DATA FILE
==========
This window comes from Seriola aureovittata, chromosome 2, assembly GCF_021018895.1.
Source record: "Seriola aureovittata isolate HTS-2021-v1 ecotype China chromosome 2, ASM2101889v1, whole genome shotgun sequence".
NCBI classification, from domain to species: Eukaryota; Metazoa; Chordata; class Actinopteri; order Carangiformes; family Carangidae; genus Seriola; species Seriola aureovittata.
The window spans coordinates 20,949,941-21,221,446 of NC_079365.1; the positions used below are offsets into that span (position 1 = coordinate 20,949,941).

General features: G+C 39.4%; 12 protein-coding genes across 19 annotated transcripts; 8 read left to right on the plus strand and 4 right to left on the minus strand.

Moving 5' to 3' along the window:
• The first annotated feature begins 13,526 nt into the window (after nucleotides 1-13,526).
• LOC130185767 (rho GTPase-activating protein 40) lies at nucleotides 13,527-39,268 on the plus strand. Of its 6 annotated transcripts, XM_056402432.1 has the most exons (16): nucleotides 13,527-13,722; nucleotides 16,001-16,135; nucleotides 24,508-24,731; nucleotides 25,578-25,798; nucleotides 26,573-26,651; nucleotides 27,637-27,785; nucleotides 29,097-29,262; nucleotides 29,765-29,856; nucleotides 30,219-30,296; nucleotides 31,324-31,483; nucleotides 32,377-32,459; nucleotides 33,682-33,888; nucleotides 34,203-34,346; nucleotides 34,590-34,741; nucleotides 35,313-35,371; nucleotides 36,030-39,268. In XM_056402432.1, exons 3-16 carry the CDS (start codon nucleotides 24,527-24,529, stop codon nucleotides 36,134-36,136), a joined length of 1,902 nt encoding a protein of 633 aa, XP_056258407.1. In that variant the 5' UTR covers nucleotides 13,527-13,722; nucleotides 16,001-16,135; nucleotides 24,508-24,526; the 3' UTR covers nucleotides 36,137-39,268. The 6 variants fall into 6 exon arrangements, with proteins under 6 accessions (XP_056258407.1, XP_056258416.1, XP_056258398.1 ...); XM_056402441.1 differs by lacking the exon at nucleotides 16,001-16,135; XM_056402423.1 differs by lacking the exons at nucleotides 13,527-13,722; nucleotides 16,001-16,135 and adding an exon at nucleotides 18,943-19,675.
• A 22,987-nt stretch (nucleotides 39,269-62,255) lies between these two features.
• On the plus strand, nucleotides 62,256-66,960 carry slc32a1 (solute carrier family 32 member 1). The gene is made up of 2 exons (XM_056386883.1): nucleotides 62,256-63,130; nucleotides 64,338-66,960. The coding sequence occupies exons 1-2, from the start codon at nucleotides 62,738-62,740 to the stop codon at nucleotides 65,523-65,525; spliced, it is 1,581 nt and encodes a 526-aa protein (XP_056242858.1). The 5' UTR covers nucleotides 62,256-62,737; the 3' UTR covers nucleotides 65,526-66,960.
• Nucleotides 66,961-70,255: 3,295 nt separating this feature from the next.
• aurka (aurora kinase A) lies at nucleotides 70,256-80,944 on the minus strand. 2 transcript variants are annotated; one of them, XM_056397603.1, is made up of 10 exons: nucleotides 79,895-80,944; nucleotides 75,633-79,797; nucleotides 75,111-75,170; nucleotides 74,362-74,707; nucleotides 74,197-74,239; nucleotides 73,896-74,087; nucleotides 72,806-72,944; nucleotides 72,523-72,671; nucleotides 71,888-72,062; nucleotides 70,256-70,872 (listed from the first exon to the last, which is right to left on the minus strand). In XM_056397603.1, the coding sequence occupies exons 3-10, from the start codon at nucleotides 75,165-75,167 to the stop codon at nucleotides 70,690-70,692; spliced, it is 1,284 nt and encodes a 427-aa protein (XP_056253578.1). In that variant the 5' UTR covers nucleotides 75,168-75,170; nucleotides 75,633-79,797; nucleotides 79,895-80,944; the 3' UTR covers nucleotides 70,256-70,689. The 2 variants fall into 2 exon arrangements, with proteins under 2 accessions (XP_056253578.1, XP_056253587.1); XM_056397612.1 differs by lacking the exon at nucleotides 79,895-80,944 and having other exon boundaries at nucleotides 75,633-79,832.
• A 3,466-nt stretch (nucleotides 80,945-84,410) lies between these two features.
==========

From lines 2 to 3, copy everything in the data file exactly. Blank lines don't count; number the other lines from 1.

Source record: "Seriola aureovittata isolate HTS-2021-v1 ecotype China chromosome 2, ASM2101889v1, whole genome shotgun sequence".
NCBI classification, from domain to species: Eukaryota; Metazoa; Chordata; class Actinopteri; order Carangiformes; family Carangidae; genus Seriola; species Seriola aureovittata.